By Mark Powell
#School closures were intended to keep students safe during the #COVID-19 #pandemic, but for many #students this has ushered in a different set of dangers: #anxiety, #depression and other serious #mentalhealthconditions that negatively affect students and their families.
The data speaks for itself: there have been no reported #COVID-19 related deaths in #children and young adults under the age of 19 in San Diego County. However, there have been several deaths in this age group by #suicide, drug overdose and #domesticviolence.
While #suicide is the tenth overall leading cause of death in the #UnitedStates, it is the second leading cause of death among adolescents aged 12 to 17. That is why substantial funding for counseling and #mentalhealthservices must be in place if our schools remain shuttered and our #children continue to be isolated and forced to learn remotely during the 2020-2021 #school year.
The decision to keep schools closed in San Diego County was based on spikes in the number of #coronavirus cases. The surge in #COVID cases resulted in San Diego County being placed on California’s #coronavirus watch list, and, until the county is removed from the watch list, public and private #schools will not be allowed to hold in-class instruction. Under this new mandate it is unlikely that San Diego #school districts will be able to have in-school classroom instruction at the start of the upcoming #school year.
It seems that the primary goal of Gov. Gavin Newsom’s mandate to shutter in-class instruction was to keep #students healthy and prevent the spread of #coronavirus among #students, #teachers and other adults. However, the mandate failed to adequately address or prepare for negative effects the #school closures would have on our children’s #mentalhealth.
Welcome to the “next chapter” of my life… being a voice and an advocate for #mentalhealthawarenessandsuicideprevention, especially pertaining to our younger generation of students and student-athletes.
Getting men to speak up and reach out for help and assistance is one of my passions. Us men need to not suffer in silence or drown our sorrows in alcohol, hang out at bars and strip joints, or get involved with drug use.
Having gone through a recent bout of #depression and #suicidalthoughts myself, I realize now, that I can make a huge difference in the lives of so many by sharing my story, and by sharing various resources I come across as I work in this space. #http://bit.ly/JamesMentalHealthArticle
#School closures affect families beyond a disruption in their child’s education. There is evidence that #school closures will impact #mentalhealthservices, and #mentalhealthissues may increase among #students due to fewer opportunities to engage with peers. As #schools remain closed, #students do not have the same access to key #mentalhealthservices, nor do they have teachers and counselors monitoring them for #mentalhealth or abuse issues, and existing #mentalhealthproblems among #children and adolescents may be exacerbated.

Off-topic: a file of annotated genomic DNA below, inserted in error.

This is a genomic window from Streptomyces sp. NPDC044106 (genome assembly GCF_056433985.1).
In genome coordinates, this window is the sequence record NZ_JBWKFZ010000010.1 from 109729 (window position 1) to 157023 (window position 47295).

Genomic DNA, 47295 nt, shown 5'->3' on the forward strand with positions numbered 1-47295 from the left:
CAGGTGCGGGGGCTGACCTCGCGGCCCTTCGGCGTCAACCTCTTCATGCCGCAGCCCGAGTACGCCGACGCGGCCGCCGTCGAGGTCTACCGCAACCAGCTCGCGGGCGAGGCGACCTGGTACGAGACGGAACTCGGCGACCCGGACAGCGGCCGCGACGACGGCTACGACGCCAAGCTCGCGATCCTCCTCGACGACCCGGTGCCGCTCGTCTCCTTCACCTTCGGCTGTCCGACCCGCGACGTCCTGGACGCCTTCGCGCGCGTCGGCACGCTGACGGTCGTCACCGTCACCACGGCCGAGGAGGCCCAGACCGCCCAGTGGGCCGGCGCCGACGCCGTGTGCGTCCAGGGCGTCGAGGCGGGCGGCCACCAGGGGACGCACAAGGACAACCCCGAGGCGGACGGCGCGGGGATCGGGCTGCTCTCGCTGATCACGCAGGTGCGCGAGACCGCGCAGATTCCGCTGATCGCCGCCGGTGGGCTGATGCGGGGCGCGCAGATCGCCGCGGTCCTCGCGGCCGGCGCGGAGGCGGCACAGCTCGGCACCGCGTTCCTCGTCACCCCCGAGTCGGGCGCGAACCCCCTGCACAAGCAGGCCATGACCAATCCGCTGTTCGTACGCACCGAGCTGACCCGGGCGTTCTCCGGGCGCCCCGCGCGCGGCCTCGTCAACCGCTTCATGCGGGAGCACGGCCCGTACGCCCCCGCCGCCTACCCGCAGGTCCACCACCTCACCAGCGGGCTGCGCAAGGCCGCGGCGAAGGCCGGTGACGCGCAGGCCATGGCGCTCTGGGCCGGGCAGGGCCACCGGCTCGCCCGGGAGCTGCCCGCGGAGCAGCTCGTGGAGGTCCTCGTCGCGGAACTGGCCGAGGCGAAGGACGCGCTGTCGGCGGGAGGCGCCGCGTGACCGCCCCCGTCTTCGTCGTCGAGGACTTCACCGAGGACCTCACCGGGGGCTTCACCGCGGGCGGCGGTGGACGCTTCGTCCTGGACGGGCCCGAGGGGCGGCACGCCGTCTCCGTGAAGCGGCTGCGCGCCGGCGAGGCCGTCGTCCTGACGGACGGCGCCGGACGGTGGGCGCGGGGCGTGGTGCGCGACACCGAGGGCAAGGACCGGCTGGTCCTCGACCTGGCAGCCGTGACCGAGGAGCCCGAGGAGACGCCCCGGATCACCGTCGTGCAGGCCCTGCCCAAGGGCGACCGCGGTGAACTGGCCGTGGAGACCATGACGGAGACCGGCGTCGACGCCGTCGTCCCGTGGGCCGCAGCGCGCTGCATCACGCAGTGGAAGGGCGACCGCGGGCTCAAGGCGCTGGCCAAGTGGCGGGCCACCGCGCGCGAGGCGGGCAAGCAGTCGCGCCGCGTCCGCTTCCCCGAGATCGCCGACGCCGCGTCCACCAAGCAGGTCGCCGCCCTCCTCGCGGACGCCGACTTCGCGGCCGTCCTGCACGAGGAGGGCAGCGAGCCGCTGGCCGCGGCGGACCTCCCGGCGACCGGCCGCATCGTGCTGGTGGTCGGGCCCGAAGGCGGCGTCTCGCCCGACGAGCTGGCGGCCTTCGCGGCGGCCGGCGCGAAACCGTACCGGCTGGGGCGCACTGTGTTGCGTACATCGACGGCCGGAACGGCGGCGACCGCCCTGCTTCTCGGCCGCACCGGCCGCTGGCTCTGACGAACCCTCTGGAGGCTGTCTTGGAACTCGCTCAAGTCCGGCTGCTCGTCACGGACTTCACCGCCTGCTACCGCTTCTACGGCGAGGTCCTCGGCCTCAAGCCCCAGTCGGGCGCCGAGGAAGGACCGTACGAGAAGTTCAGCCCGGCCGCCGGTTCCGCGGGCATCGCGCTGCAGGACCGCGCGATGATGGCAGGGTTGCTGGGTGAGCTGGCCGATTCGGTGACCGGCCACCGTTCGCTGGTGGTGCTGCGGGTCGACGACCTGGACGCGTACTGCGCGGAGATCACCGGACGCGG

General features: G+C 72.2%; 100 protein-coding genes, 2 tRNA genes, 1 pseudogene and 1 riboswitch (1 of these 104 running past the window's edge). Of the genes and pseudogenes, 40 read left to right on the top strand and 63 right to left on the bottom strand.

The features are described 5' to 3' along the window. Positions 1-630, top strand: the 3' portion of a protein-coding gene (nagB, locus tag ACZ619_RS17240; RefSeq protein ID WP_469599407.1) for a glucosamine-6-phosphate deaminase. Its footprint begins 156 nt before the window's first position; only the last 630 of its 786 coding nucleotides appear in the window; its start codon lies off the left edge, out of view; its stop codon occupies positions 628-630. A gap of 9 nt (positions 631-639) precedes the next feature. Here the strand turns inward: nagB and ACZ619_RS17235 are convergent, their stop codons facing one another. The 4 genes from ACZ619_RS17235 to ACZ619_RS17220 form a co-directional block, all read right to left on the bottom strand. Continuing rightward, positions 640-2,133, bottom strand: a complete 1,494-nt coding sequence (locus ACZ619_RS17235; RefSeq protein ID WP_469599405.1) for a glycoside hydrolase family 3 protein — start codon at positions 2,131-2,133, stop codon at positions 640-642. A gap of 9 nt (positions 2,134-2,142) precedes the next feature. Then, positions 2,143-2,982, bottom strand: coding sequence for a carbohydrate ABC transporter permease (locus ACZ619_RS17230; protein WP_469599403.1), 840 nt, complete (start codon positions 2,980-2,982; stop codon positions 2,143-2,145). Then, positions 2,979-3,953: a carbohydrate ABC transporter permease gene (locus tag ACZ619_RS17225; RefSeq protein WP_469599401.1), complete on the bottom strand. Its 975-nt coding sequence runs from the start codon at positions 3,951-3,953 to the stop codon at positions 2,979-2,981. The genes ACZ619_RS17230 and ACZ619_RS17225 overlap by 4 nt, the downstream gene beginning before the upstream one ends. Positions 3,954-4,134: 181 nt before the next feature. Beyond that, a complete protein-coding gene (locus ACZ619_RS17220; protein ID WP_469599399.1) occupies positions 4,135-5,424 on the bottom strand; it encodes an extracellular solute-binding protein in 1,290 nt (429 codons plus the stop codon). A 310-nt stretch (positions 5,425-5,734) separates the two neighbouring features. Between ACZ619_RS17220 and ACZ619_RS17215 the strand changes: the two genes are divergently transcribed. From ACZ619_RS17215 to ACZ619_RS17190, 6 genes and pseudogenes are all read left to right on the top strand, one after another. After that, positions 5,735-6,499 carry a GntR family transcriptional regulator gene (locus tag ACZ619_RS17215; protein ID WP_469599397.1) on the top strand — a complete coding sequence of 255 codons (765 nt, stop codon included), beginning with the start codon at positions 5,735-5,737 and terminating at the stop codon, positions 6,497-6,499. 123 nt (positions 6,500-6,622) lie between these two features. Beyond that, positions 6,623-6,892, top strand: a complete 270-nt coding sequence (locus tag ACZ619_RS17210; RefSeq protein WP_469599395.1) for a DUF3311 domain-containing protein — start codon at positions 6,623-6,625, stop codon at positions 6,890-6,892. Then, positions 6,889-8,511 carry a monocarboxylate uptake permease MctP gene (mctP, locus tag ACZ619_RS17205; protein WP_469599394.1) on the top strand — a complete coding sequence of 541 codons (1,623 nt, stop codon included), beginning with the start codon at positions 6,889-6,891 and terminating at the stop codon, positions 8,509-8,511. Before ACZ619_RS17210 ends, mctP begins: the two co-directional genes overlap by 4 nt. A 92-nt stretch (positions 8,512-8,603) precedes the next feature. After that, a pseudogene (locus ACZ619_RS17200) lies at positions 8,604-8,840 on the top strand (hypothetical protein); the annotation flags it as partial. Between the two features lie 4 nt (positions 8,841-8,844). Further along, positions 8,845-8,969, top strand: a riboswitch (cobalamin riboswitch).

Understanding that there is a nationwide #suicide crisis, the #FederalCommunicationsCommission recently voted unanimously to finalize 988 as the number students could call to reach the 24/7 #NationalSuicidePreventionLifelinehotline. As of now, #students in suicidal crisis can reach that hotline by dialing 1-800-273-8255 (TALK)—but that number may be too hard for students to remember. However, use of 988 won’t start until July 16, 2022, so we must look at other ways to communicate this information to #students during the #pandemic.
Addressing student #mentalhealthissues must become a priority, and this can only be accomplished with proper funding and sufficient personnel. In San Diego County, the ratio of students to counselors is 686 to 1. For psychologists it’s 887 to 1, and for #socialworkers it’s a staggering 7,285 to 1. Though we abound in other resources to help students, not enough money has been allocated to hire and utilize these much needed #mentalhealthprofessionals throughout the school district.
If students are limited in their access to #mentalhealthservices due to a countywide school closure, then we need to provide them and their families with the resources they need to access #mentalhealthservice on their own and to recognize the warning signs of #suicide. The data is conclusive: more students are dying from #mentalhealthissues than from #COVID-19.
If #mentalhealthsupport resources are not made widely available to #students through online technology, then parents should be given the choice to allow their #children to return to on-campus instruction or continue their education through distance learning. All things considered, a student’s #mentalhealth should be given the same priority as their physical health.
Mark Powell is a member of the San Diego County Board of Education. He has been a teacher, vice principal and dean of students at San Diego Unified School District. He is an adjunct professor at National University’s Sanford College of Education.